To close the infrastructure gap, Brazil needs to spend better – not necessarily more

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Construction works at Sobradinho Reservoir in Bahia, Brazil.
Photos by Marcello Casal Jr./ABr.

When will the half-finished airport terminal be completed? When will the city’s traffic congestion be solved? When will Brazil deal with capacity constraints in its dry cargo ports? When will it realize its energy efficiency potential? When will the potholes on this national road finally be fixed?

Ask any of the above questions and you are likely to hear: “Not now, there is simply no money.” It has become standard to associate the infrastructure gap in Brazil to the deep fiscal crisis that has forced a brutal adjustment of public investment spending in almost all areas. This is not wrong, of course, but it is not the entire truth either. Brazil’s spending on infrastructure barely covers depreciation and rigid budget rules (which the government aims to reform) mean that the bulk of spending cuts so far has fallen on discretionary capital spending. But even in the current tight fiscal environment, government entities sit on funds allocated for investment that cannot be disbursed.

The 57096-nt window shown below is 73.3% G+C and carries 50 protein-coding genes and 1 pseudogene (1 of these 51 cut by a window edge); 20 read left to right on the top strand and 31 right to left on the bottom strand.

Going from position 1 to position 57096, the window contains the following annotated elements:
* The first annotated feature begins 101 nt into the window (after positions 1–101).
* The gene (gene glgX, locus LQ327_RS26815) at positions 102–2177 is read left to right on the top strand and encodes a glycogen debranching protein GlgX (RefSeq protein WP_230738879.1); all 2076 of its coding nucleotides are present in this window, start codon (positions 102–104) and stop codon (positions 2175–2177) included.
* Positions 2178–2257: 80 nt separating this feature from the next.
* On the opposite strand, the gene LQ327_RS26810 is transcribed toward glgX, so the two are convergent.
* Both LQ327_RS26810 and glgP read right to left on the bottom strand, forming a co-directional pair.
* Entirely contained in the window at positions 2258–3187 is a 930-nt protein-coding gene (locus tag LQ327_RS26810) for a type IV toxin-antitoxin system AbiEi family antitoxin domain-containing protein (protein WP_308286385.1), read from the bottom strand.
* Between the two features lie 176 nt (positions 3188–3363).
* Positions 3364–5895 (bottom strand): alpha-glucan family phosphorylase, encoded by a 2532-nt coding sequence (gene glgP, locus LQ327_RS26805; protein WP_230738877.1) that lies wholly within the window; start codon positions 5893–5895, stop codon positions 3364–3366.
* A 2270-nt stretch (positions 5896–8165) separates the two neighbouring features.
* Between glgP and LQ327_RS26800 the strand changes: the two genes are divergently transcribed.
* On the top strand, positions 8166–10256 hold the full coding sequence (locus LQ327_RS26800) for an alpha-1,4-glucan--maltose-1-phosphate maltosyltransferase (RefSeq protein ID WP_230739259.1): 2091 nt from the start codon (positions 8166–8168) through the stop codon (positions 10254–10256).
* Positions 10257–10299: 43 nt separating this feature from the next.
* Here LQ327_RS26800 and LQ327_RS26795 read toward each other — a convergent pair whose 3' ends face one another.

Clearly, lack of money is not the only problem.

This is why the latest two regional flagship reports on infrastructure and its financing are welcome and why we decided to launch them officially last week in Sao Paulo. The central message of Rethinking Infrastructure in Latin America and the Caribbean: Spending Better to Achieve More is that Latin America can close its infrastructure gap without necessarily spending a lot more. How that? The report offers a simple guide to what spending better would look like:
  • A national infrastructure plan that outlines the key priorities based on a diagnostic of service gaps - Brazil has a multi-year investment plan, but it is more of a wish list, insufficiently costed and prioritized against development needs and available resources;